The Vancouver Giants will call Langley home for the next Western Hockey League season. The team was considering Surrey last year

The Vancouver Giants will call Langley home for the next Western Hockey League season. The team was considering Surrey last year

Giants make a move to Langley Events Centre

Surrey was a possible destination for Western Hockey League team

After months of rumour and speculation, the Vancouver Giants have made it official – they are moving to Langley.

The Western Hockey League (WHL) franchise made the announcement on Tuesday morning at the Langley Events Centre (LEC).

The agreement is for 10 years, said Ron Toigo, the Giants’ majority owner.

“It is a multi-year agreement. There is no subsidy or financial guarantee provided. It is more a partnership,” said Jason Winslade, the Township’s general manager of municipal administration and community services.

The Giants players will remain billeted in Ladner – they have a training facility there – but the team will hold some practices at the LEC.

There had been speculation that the Giants would partner with the city of Surrey to build a new rink in Bridgeview, but those plans have so far failed.

“I don’t know if it puts and end to those (rumours),” Toigo said. “Right now we are really focused on this. We put that on the back burner.”

The City of Surrey is looking for partners for a spectator-facility and will put up the land needed for such a project. But proposals from a number of groups – including the Giants – were rejected last summer.

“None of the proposals would take on the risk of deficit or liability,” said Surrey Coun. Bruce Hayne. “So council said we wouldn’t go forward, we didn’t want $1- to $2 million-a-year deficit.”

Hayne said the project isn’t dead as the city is “still serious in pursing partners, but it would likely need senior levels of government” to get involved. And having the Giants return to the table wouldn’t be ruled out.

“If they came to us with something that made sense, we’d look at it.”

But Toigo insists the WHL team isn’t looking at Surrey.

“The focus is to try and make it work here.”

The Giants entered the WHL in 2001 and spent their first 15 years at the Pacific Coliseum, winning the 2006 WHL championship and the 2007 Memorial Cup.

But the team has struggled with attendance – and on the ice – the past few seasons.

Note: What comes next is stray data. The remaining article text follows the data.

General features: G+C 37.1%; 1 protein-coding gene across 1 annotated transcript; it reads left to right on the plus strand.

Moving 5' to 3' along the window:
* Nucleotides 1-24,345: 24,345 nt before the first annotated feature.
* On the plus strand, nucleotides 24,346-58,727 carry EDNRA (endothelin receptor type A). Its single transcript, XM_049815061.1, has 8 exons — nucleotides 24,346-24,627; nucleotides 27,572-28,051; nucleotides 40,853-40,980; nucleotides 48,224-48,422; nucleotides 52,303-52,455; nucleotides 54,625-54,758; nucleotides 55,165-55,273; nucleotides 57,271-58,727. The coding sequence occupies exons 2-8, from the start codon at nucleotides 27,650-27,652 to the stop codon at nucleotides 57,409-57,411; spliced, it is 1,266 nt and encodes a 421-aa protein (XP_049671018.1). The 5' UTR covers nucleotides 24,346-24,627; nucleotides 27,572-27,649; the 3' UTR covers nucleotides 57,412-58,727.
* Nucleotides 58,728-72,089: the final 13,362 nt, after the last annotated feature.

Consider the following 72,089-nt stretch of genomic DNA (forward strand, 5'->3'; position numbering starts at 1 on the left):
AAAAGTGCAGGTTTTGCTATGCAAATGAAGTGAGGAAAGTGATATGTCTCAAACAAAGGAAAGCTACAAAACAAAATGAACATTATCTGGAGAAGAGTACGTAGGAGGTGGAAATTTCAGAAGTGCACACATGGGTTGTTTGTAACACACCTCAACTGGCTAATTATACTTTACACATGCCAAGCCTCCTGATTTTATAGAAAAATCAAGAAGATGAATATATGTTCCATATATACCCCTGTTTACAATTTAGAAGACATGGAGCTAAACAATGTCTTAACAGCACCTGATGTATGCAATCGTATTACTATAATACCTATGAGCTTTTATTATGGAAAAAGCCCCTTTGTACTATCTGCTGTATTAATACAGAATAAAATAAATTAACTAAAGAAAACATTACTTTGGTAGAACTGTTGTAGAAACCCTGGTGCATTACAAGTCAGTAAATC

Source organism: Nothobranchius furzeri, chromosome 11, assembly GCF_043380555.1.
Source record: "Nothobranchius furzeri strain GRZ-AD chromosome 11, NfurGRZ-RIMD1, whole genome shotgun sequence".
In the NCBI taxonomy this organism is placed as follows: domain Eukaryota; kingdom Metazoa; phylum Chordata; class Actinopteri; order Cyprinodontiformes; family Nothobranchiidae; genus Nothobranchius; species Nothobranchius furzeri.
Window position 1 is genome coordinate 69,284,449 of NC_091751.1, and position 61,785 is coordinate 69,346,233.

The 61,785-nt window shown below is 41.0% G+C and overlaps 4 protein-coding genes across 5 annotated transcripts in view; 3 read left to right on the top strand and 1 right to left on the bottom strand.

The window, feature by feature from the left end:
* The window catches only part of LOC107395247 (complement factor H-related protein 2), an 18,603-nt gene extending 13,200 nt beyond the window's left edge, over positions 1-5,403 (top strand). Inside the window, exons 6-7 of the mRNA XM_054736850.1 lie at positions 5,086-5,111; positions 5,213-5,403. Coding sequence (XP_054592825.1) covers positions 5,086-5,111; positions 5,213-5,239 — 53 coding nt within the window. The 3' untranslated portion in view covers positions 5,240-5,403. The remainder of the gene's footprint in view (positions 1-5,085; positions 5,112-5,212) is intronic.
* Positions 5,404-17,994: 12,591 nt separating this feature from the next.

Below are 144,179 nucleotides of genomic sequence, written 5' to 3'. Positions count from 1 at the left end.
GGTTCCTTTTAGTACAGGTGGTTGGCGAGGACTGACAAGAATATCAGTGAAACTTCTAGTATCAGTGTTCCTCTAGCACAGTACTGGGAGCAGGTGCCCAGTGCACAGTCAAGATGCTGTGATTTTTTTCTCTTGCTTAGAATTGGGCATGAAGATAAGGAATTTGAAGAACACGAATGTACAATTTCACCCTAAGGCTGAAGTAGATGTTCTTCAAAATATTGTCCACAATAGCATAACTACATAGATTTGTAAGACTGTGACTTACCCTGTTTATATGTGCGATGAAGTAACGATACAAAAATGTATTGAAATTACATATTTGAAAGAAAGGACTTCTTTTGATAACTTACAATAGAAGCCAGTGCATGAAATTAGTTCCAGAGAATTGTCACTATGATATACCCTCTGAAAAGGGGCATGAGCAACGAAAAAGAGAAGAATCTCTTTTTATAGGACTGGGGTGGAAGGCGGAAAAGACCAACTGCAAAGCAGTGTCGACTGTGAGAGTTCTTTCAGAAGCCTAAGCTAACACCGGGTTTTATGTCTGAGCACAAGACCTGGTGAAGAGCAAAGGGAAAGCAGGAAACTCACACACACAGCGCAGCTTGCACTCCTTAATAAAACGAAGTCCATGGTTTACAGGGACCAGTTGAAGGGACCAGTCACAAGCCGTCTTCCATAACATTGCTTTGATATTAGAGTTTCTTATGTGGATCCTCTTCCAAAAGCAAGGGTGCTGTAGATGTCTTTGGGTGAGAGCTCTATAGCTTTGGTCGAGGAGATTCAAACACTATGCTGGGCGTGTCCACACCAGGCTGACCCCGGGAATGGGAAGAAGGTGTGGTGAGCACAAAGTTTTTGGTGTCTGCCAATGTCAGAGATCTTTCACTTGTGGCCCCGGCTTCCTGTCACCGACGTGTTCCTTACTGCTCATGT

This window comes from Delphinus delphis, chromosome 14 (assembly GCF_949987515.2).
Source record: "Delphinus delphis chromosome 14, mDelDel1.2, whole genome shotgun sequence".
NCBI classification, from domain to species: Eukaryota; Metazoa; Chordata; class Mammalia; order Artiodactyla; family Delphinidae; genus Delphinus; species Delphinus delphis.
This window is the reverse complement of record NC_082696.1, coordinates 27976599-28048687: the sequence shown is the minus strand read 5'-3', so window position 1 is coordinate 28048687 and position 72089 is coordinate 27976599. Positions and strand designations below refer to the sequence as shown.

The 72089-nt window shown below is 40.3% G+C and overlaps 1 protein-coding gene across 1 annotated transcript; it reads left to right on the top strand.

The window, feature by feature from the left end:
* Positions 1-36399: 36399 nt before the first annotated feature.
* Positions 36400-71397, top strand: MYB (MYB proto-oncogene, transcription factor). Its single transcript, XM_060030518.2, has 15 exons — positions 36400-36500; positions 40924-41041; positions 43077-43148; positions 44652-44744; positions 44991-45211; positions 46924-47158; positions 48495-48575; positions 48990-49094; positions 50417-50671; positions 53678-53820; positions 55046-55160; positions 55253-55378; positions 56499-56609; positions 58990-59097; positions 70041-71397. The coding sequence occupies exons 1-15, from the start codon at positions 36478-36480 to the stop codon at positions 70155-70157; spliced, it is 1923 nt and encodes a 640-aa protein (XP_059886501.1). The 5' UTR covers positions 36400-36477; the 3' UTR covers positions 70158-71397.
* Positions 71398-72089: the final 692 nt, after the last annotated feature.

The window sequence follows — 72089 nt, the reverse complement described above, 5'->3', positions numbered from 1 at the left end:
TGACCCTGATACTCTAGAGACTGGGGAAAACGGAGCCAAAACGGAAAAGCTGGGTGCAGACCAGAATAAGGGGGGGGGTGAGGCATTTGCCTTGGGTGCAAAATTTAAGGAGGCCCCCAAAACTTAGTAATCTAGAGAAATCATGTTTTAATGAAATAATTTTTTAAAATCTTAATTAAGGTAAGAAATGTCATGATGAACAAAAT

They averaged 5,815 fans per game in 2014/15 but that number dropped to 5,169 this past season.

That was still good for seventh in the league, according to hockeydb.com.

Calgary led the league with 8,217 fans per game. The league average for the 22-team league was 4,535.

The LEC holds 5,276 but Toigo said there is a possibility an additional 1,000 seats could be added.

“The bottom line is we haven’t been a very good team for the last number of years, which certainly played a big role in this,” Toigo said of the attendance woes.

The Giants played six games at the LEC in 2010 while the Pacific Coliseum was hosting events for the Vancouver Olympic Games. Toigo said it was not a smooth transition back then, citing traffic congestion and parking issues.

The team hosted a pre-season game against the Kelowna Rockets at the LEC in September – and while Toigo was not in attendance – Rockets owner Bruce Hamilton gave the venue a glowing review and suggested this was something Toigo should consider.

The Giants commissioned a professional polling company to conduct a survey of Metro Vancouver and Toigo said the numbers were staggering.

The poll showed that 80 per cent of the respondents said they would buy tickets to a game while 40 per cent said they would buy season tickets.

“This is where the growth is, this is where the young families are, this is where our demographic is,” he said. “You can get to (Langley) from everywhere.”

And while the team is expected to save a substantial amount of money with the move to the Fraser Valley, that was not the only factor.

“It is all about the best environment for the Giants to succeed and helping our young guys to become the players they want to be,” Toigo said, adding that he figures the atmosphere created by a full house in a facility the size of the LEC is worth “at least four or five wins a year.”

– with files from Rick Kupchuk

Surrey North Delta Leader

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